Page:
Journal of the Endocrine Society
Oxford University Press
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MON-601 Obesity Pharmacotherapy Is Effective in the United States Veterans Affairs Patient Population: A Local and Virtual Cohort Study
Volume: 4, Issue: Suppl 1
DOI 10.1210/jendso/bvaa046.1391

Highlights

Notes

Abstract

Background: Overweight and obesity are major health burdens, and the military veteran population may be disproportionately affected. Multiple new pharmacologic agents and combinations have been approved by the FDA for use in medical weight management. Using deidentified records from our local interdisciplinary weight management clinic and a national clinical data repository, we assessed obesity pharmacotherapy use and its real-world effectiveness for weight loss and improvement of comorbid metabolic parameters in this vulnerable population.

Methods: During the initial year of the local weight management clinic, we found over 50 records with monthly followup of lifestyle intervention augmented by obesity pharmacotherapy. In the national clinical data repository, we identified over 2 million records for unique individuals prescribed bupropion-naltrexone, liraglutide, lorcaserin, orlistat, or phentermine-topiramate, and metformin considered as a control prescription. We selected records with detailed documentation of weight trends from 1 year before to 1 year after first prescription date for further analysis.

Results: The most commonly prescribed medications in our local weight management clinic were metformin, liraglutide, orlistat, and combination phentermine/topiramate. On average, we observed −4.0 ± 2.1 kg weight loss over the initial 6-month intervention in records that completed at least 3 visits within this period. In the national database, over 800,000 records for an obesity or control metformin prescription provided adequate weight documentation to compare weight slopes during the year before and after the prescription start date. Records for metformin prescriptions showed −0.04 ± 0.008 kg/week difference in weight slope over one year before versus after the prescription start date. The greatest difference in weight slope was seen with phentermine-topiramate (−0.13 ± 0.03 kg/week), followed by lorcaserin, liraglutide, bupropion-naltrexone, and orlistat.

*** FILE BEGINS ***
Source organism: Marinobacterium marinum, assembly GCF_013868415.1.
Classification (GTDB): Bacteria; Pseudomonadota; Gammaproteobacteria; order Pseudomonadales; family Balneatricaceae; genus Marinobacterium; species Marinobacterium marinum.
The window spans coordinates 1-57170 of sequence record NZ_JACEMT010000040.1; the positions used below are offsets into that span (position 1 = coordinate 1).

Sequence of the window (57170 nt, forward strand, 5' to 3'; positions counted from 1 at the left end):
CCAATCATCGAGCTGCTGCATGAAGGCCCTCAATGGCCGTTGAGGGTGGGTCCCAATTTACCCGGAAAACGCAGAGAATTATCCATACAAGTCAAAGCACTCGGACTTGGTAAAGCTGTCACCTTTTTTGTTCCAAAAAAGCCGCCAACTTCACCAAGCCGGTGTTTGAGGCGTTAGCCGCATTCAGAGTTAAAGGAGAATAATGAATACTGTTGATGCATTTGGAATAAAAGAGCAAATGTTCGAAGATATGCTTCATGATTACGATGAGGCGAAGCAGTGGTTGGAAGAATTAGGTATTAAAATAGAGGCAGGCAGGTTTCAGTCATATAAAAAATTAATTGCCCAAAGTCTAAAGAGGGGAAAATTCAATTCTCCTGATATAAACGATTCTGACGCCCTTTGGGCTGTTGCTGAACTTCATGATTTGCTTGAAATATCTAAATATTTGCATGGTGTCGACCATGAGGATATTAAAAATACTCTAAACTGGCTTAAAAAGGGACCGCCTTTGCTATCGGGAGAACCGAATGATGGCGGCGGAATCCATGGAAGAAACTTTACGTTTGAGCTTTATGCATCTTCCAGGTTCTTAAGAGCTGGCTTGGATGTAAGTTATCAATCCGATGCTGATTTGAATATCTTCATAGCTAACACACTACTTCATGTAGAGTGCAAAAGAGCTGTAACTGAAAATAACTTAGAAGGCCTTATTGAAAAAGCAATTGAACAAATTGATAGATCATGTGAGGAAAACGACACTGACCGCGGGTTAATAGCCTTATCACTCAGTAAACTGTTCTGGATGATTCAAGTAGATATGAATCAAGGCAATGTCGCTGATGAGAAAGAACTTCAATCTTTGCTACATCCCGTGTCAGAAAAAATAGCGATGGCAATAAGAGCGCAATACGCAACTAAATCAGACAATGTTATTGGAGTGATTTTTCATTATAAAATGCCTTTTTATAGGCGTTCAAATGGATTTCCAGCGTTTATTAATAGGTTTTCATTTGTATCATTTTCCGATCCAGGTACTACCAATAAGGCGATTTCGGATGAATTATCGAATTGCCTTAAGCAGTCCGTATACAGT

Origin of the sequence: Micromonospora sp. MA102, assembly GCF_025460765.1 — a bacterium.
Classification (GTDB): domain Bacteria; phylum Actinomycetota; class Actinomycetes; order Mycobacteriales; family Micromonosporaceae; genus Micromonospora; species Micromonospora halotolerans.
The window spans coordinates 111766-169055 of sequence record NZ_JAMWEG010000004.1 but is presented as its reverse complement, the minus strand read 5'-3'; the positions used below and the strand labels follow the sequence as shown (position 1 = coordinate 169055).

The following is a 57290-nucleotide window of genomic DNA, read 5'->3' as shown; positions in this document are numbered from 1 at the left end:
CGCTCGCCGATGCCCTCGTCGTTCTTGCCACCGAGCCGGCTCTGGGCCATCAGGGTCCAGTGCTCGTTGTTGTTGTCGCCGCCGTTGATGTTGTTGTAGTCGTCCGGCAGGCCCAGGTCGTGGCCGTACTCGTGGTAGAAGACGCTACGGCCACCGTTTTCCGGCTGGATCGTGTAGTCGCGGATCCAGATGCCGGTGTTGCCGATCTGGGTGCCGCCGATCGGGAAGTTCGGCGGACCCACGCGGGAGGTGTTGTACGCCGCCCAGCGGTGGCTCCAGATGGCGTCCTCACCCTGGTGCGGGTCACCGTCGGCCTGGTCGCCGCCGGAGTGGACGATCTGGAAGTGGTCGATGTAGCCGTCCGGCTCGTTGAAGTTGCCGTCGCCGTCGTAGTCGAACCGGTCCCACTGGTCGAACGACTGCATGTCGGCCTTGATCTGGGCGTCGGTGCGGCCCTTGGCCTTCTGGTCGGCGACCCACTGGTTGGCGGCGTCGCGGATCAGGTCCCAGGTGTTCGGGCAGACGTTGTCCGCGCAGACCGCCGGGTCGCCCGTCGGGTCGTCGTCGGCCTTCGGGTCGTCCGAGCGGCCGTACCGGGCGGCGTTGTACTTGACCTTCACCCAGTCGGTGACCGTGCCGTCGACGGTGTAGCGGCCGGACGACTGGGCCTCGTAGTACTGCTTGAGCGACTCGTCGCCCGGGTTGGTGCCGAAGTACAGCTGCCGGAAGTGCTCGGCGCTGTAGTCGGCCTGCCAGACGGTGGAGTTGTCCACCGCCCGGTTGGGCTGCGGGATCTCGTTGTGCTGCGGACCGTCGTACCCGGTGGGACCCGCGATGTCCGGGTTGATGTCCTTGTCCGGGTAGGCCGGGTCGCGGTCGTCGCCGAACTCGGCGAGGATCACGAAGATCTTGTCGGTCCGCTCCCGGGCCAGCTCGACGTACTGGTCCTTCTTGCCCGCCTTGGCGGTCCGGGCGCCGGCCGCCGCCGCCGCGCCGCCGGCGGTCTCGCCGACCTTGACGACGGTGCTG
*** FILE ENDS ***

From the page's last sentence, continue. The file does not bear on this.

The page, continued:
Conclusions: Our data suggests that veterans with obesity experience weight loss at 1 year follow-up when engaged with our interdisciplinary weight management clinic. Nationally, veterans with obesity experience modest weight loss when prescribed pharmacotherapy. Taken together, our two data sources provide complementary perspectives to help guide obesity pharmacotherapy in veterans with obesity.

Pendse, Vallejo-García, Parziale, Griffin, Callanan, Tenner, and Diaz: MON-601 Obesity Pharmacotherapy Is Effective in the United States Veterans Affairs Patient Population: A Local and Virtual Cohort Study
https://www.researchpad.co/tools/openurl?pubtype=article&doi=10.1210/jendso/bvaa046.1391&title=MON-601 Obesity Pharmacotherapy Is Effective in the United States Veterans Affairs Patient Population: A Local and Virtual Cohort Study&author=Jay Pendse,Franco Vallejo-García,Andrew Parziale,Megan Griffin,Mae Callanan,Craig Tenner,Jose Orlando Aleman Diaz,&keyword=&subject=Adipose Tissue, Appetite, and Obesity,Obesity Treatment: Gut Hormones, Drug Therapy, Bariatric Surgery and Diet,AcademicSubjects/MED00250,